I’ve always admired writers who tackle real historical personages in their fiction. For myself, I avoid really-existing (to borrow a phrase) people in my novels, although at times I have no choice but to bring them in. Even then, I’m careful to emphasize that the records from sixteenth-century Russia—when the vast majority of the population and even a segment of the elite had no formal education and could not read or write—are so scanty and tendentious that only the actions of my historical characters have any basis in fact. Their personalities, appearances, and talents are as much my invention as those of my wholly fictional people.
Fortunately, Kathleen Williams Renk—my latest interview guest on New Books in Historical Fiction—doesn’t share my qualms. She dives into the lives of Mary Godwin Shelley, her lover and eventual husband Percy Bysshe Shelley, and their combined families and friends without hesitation. The result, expressed through a journal written by Mary Shelley, not only pulls us into the literary world of nineteenth-century Romanticism but illuminates the threads that wove together to produce one of the Western world’s great Gothic tales—Frankenstein. And she does it all in two hundred pages of lucid, enthralling prose.
As usual, the rest of this post comes from New Books in Historical Fiction.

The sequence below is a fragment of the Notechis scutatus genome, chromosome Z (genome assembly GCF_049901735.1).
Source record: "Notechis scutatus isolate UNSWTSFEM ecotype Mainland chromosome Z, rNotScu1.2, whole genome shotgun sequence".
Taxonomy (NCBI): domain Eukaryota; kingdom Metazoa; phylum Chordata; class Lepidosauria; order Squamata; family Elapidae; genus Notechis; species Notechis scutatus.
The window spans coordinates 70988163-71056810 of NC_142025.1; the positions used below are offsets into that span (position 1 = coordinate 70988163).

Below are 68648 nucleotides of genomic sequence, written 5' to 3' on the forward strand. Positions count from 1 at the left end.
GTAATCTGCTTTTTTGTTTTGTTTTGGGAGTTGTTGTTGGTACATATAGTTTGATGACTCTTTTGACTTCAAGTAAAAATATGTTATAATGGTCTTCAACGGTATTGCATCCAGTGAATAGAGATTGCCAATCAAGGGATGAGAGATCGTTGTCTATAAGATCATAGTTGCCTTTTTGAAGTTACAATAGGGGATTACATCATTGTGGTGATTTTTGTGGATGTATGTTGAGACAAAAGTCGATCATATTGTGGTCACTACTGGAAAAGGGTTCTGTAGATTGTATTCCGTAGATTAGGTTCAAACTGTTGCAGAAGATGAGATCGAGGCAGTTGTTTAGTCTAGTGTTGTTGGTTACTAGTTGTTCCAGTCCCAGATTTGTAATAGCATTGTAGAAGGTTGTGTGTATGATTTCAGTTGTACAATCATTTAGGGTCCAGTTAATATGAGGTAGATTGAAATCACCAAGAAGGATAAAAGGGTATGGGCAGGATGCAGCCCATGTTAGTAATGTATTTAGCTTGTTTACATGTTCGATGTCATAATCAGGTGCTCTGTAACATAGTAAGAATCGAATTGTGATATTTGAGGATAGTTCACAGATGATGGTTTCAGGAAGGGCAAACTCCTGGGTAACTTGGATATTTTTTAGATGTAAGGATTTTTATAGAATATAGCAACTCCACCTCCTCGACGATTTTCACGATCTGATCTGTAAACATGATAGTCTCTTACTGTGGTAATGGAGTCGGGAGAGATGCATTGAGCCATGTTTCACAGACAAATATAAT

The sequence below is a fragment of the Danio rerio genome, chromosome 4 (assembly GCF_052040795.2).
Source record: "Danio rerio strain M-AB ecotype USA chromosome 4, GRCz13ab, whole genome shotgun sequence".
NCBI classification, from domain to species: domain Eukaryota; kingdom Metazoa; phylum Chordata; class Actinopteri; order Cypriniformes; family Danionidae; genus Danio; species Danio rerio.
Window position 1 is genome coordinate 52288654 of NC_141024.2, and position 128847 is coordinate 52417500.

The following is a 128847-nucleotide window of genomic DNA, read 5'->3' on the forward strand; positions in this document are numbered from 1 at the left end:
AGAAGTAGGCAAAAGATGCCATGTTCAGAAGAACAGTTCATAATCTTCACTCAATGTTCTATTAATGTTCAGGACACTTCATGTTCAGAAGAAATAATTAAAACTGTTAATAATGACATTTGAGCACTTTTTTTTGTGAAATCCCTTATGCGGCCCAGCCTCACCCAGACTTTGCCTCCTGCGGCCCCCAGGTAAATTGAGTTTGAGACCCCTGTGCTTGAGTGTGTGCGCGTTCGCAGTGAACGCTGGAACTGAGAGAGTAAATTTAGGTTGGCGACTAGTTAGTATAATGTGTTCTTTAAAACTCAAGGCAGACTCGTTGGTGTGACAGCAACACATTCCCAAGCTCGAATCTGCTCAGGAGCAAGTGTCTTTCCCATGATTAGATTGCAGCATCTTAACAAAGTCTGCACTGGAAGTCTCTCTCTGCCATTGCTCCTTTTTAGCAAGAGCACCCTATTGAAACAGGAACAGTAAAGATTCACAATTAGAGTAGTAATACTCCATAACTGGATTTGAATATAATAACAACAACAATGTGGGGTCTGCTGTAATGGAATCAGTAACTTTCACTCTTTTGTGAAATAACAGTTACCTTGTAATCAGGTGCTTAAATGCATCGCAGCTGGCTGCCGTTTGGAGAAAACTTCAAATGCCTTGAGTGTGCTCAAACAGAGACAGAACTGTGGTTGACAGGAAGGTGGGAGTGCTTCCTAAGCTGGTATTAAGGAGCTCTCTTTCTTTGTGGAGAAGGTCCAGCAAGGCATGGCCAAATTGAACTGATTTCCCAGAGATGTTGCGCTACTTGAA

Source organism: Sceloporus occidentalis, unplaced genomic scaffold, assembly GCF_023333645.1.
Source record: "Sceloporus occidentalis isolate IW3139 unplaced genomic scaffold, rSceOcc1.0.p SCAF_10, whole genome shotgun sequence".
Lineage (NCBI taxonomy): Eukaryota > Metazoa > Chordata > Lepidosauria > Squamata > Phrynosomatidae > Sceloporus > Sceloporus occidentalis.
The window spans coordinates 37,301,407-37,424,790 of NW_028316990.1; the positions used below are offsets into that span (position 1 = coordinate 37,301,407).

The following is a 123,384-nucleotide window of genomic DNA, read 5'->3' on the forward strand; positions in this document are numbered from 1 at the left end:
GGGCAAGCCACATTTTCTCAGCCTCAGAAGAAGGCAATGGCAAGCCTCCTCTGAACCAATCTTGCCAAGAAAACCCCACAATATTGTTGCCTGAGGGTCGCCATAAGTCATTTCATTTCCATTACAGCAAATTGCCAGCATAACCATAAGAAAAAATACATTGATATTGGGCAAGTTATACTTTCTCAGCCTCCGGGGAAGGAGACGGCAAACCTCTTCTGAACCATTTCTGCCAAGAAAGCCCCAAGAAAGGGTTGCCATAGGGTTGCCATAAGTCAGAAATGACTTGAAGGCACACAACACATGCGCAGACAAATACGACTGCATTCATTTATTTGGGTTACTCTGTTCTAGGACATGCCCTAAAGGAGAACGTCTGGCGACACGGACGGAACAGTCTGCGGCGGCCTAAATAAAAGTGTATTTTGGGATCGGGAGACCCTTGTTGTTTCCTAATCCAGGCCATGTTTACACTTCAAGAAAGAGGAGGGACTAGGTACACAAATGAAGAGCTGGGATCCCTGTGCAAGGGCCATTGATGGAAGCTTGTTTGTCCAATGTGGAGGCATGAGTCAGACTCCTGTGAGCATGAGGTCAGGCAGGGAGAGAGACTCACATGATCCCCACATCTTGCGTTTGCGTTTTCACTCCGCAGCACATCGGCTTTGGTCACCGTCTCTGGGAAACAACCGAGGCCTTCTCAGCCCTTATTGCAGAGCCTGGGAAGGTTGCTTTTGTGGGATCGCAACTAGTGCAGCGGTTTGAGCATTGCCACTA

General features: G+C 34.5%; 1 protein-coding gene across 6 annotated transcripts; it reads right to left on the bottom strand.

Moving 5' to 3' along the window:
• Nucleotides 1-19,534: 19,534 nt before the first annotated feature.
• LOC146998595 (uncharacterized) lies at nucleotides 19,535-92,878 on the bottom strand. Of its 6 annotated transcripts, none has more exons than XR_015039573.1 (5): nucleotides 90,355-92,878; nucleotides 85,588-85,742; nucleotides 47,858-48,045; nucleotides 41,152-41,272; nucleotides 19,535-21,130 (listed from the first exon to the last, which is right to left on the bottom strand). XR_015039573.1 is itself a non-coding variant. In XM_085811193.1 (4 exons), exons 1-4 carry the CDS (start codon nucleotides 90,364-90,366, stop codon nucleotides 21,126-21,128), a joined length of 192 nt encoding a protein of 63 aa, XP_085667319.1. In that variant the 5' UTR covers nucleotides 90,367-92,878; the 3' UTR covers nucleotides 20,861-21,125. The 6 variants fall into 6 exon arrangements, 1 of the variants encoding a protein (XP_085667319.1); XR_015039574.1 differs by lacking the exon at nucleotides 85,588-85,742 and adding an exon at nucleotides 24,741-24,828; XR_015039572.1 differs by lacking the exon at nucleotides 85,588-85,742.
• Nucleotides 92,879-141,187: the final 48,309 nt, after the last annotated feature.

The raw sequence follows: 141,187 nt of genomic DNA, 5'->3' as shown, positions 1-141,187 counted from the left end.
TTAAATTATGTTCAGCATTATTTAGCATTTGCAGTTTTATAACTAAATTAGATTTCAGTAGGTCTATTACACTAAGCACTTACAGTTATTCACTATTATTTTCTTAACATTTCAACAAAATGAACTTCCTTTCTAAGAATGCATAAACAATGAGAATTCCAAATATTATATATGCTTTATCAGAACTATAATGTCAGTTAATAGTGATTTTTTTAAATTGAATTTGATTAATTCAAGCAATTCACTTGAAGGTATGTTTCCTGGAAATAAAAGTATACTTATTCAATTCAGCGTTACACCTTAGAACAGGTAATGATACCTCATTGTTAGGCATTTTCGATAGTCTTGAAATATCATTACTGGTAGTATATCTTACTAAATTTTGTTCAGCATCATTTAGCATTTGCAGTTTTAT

Mary Godwin Shelley had yet to reach her nineteenth birthday when she had the dream that gave rise to the classic Gothic horror tale Frankenstein. The daughter of a dissenting English clergyman and Britain’s first feminist, Mary Wollstonecraft, Mary Godwin lost her mother not long after her birth. After an unconventional upbringing by the standards of late eighteenth-century Europe, followed by the arrival of a very conventional and far from accommodating stepmother, at the age of fourteen Mary fell madly in love with the poet Percy Bysshe Shelley. Two years later, they eloped to Europe, leaving behind Percy’s wife and child but bringing along Mary’s stepsister, Claire.
For the next decade, the trio traveled around the continent—especially France, Switzerland, and Italy—with occasional returns to London to secure funds. Through trips over the Alps by mule, sailing expeditions on Lake Como, and wild parties thrown by Lord Byron—a misogynist who belittles Mary’s talents even as he engages in a wild affair with Claire—Mary records in her journal the events and experiences that will blossom into her first and best-known novel.
In Vindicated (Cuidono Press, 2020) Kathleen Williams Renk re-creates Mary’s inner world. Her crisp, utterly compelling prose brings to life a woman whose creation, as in the novel Frankenstein itself, has taken on a life of its own, eclipsing its creator.